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Salters Meadow Health Centre Good

Inspection Summary


Overall summary & rating

Good

Updated 12 February 2018

Letter from the Chief Inspector of General Practice

We previously carried out an announced comprehensive inspection at Salters Meadow Health Centre Health Centre on 12 June 2017. The overall rating for the practice was good with requires improvement in safe. The full comprehensive report on the 12 June 2017 inspection can be found by selecting the ‘all reports’ link for Salters Meadow Health Centre on our website at www.cqc.org.uk.

This inspection was an announced focused inspection carried out on 11 January 2018 to confirm that the practice had carried out their plan to meet the legal requirements in relation to the breaches in regulations that we identified in our previous inspection on 12 June 2017. This report covers our findings in relation to those requirements and also additional improvements made since our last inspection.

Overall the practice is now rated as Good.

Our key findings were as follows:

  • The practice had ensured that fire evacuation drills were planned and undertaken.

  • Safeguarding systems for adults and children were in place. The practice had also introduced electronic read codes to enable the practice to readily complete patient searches. These were specific to the practice rather than the use of codes suggested by the Royal College of General Practitioners (RCGP) which would enable continuity should a patient relocate.

  • A system for managing patient safety alerts which included a check that appropriate action has been taken had been implemented.

  • The practice had ceased accepting repeat medicine requests by telephone and completed a risk assessment to determine which medicines should be routinely carried when performing home visits.

  • The practice had implemented processes to demonstrate that the physical and mental health of newly appointed staff had been considered to ensure they were suitable to carry out the requirements of the role.

  • The practice was recruiting to their practice nursing team at the time of the inspection. This was due to staff choice in reducing their clinical hours and retirement this meant appointment capacity had reduced in the short term and winter pressure demands had increased.

    We also saw the following best practice recommendations we previously made in relation to providing services had been actioned/addressed:

  • Elderly patient’s annual health check reviews were being implemented with a structured approach with the application of the practice frailty register which was an ongoing process.

  • A formal system to review nurse/patient consultation and prescribing records had been implemented to ensure the competence and safety of nurses employed to work at the practice.

  • Signage to inform patients on the availability of chaperones was evident.

  • The practice clinical meeting agenda included clinical guidance updates to assist in the monitoring of adherence to clinical guidelines.

  • The regular appraisals for all staff included the identification of training needs additional to the mandatory courses.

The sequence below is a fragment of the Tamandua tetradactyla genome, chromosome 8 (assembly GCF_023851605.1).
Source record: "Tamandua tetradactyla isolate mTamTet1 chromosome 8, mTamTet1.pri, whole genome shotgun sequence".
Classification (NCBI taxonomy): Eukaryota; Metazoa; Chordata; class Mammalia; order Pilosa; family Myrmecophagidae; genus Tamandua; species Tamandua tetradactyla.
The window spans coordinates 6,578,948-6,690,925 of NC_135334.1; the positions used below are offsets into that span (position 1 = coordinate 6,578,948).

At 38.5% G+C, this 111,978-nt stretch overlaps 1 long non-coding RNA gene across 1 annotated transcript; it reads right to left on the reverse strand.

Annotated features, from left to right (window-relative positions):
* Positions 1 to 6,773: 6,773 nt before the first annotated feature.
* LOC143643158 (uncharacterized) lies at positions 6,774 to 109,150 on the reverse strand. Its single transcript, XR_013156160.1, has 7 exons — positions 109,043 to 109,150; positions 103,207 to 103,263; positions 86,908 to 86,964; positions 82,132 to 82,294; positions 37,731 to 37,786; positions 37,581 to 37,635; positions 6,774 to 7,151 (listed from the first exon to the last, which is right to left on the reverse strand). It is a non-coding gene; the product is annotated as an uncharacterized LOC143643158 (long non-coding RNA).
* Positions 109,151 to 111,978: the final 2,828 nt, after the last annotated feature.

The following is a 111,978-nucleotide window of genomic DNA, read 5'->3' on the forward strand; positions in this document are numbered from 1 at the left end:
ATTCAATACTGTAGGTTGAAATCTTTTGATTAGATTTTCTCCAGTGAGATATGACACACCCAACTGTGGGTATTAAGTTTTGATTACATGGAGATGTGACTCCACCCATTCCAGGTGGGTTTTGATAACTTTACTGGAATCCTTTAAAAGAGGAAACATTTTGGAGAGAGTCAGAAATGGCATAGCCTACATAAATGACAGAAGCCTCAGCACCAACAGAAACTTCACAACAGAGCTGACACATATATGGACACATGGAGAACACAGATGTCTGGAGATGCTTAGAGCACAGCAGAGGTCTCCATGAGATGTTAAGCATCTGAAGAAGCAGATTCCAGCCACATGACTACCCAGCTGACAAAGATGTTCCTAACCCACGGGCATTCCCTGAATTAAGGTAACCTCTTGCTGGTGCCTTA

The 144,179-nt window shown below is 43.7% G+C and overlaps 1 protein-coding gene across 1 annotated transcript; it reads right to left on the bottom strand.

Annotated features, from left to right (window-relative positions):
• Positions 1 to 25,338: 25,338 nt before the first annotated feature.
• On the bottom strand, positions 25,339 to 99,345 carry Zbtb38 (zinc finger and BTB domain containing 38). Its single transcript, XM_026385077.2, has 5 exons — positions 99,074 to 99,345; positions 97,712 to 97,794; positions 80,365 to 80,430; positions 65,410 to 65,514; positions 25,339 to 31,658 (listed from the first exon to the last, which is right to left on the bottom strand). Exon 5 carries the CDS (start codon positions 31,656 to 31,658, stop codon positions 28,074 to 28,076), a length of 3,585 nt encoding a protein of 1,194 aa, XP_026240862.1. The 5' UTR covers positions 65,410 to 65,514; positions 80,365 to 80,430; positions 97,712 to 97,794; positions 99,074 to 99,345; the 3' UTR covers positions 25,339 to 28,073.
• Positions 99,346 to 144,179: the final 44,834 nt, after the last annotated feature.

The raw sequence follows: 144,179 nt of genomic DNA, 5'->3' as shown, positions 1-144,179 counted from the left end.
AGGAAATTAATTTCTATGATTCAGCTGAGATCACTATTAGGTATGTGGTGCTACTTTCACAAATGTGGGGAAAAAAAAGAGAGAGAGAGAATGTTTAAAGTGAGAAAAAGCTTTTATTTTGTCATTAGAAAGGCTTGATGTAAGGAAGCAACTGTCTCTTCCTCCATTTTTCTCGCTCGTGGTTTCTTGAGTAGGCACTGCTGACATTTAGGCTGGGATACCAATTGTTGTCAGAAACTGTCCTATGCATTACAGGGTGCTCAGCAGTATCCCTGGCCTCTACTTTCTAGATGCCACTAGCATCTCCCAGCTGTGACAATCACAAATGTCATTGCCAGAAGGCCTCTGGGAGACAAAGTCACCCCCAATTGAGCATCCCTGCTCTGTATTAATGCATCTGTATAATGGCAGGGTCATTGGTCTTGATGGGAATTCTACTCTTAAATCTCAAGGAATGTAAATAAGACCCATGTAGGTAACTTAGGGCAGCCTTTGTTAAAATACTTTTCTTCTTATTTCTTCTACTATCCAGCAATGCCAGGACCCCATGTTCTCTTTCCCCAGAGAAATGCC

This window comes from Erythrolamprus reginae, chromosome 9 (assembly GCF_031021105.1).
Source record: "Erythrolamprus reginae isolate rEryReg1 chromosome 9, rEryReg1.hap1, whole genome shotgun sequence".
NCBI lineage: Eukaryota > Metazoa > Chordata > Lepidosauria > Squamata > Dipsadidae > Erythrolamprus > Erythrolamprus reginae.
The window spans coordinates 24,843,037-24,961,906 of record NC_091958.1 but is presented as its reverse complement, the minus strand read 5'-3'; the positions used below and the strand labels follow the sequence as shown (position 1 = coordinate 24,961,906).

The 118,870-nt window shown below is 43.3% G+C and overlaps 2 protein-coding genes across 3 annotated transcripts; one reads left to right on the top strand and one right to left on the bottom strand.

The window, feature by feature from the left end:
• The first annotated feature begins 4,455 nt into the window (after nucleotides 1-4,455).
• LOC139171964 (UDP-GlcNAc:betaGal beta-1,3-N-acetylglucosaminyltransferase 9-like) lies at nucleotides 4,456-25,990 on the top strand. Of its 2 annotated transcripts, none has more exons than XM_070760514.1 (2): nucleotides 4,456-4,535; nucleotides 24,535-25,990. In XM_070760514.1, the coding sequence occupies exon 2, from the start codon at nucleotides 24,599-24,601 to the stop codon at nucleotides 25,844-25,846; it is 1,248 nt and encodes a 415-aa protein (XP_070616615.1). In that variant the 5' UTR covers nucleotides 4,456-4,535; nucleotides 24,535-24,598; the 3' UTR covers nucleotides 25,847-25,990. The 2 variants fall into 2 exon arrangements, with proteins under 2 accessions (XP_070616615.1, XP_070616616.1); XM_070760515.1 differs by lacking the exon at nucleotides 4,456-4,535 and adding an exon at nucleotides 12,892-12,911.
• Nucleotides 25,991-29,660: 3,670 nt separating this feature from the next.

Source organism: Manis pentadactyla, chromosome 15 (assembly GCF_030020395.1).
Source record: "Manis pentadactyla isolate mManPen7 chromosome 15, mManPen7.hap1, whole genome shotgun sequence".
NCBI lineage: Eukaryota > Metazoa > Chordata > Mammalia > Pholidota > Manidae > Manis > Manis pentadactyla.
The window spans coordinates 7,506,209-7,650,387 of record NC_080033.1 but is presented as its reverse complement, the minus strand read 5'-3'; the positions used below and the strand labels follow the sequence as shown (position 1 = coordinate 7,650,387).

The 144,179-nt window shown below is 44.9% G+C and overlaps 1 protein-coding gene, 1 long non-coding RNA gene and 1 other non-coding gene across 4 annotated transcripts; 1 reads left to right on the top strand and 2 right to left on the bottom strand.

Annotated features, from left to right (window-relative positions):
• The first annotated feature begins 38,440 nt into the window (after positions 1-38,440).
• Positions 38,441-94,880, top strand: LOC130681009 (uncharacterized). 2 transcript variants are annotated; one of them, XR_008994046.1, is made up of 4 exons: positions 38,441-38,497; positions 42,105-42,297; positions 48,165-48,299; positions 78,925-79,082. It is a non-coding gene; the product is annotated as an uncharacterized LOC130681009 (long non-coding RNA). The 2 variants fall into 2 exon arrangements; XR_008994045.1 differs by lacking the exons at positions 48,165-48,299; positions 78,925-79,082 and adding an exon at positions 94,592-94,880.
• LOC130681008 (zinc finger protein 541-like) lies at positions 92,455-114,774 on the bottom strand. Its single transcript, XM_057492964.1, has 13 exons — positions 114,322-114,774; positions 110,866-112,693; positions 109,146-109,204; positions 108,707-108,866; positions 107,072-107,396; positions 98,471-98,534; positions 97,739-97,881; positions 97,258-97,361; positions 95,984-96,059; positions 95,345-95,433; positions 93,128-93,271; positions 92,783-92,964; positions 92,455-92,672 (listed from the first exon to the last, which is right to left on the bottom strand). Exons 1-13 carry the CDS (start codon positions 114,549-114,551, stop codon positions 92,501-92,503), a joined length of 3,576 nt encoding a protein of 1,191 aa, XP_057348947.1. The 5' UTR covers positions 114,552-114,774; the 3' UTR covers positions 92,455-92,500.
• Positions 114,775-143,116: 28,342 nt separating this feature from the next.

• The process for recording verbal complaints had been reviewed which enabled any trends to be identified and actioned.

  • The GP clinical rota pattern included capacity planning and the practice demonstrated that an additional four appointment slots per GP had been enabled with the successful recruitment of GP partners.

However, there were also areas of practice where the provider needs to make improvements.

The provider should:

  • Consider a system to monitor and risk assess both clinical and non-clinical staff immunisation and vaccination histories.

  • Implement the recall system to invite patients on the learning disability register for annual health checks.

  • Consider the use of the Royal College of General Practitioners (RCGP) electronic safeguarding read codes.

At our previous inspection on 12 June 2017, we rated the practice as requires improvement for providing a safe service an example of one of the improvements to be made was to implement a call/recall system to invite patients on the learning disability register for annual health checks. At this inspection we found that this system had been discussed but had still not been introduced. The practice had advised that recruitment of staff and staff changes had impacted on their ability to achieve this since the last inspection in June 2017. The practice had since recruited two new GP partners and was interviewing for practice nurses the week of the inspection. They assured us that patients on the learning disability register would be invited for annual health checks before the end of the year.

Professor Steve Field (CBE FRCP FFPH FRCGP) 

Chief Inspector of General Practice

Inspection areas

Safe

Good

Updated 12 February 2018

Effective

Good

Updated 12 February 2018

Caring

Good

Updated 12 February 2018

Responsive

Good

Updated 12 February 2018

Well-led

Good

Updated 12 February 2018

Checks on specific services

People with long term conditions

Good

Updated 20 July 2017

The practice is rated as good for the care of people with long-term conditions.

  • Patients at risk of hospital admission were identified as a priority.

  • 91% of patients with chronic obstructive pulmonary disease (COPD) had had a review undertaken including an assessment of breathlessness using a recognised scale in the preceding 12 months. This was the same as the CCG average and comparable to the national average of 90%.
  • The percentage of patients with diabetes, on the register, whose last measured total cholesterol was within recommended limits, was 91%. This was comparable to the CCG and national averages of 80%. However the exception reporting rate of 18% was higher than the CCG and national averages of 13% meaning fewer patients had been included.
  • The practice followed up on patients with long-term conditions discharged from hospital and ensured that their care plans were updated to reflect any additional needs.
  • There was a system to recall patients with long term conditions for a structured annual review to check their health and medicines needs were being met. For patients with the most complex needs, the GP worked with relevant health and care professionals to deliver a multidisciplinary package of care.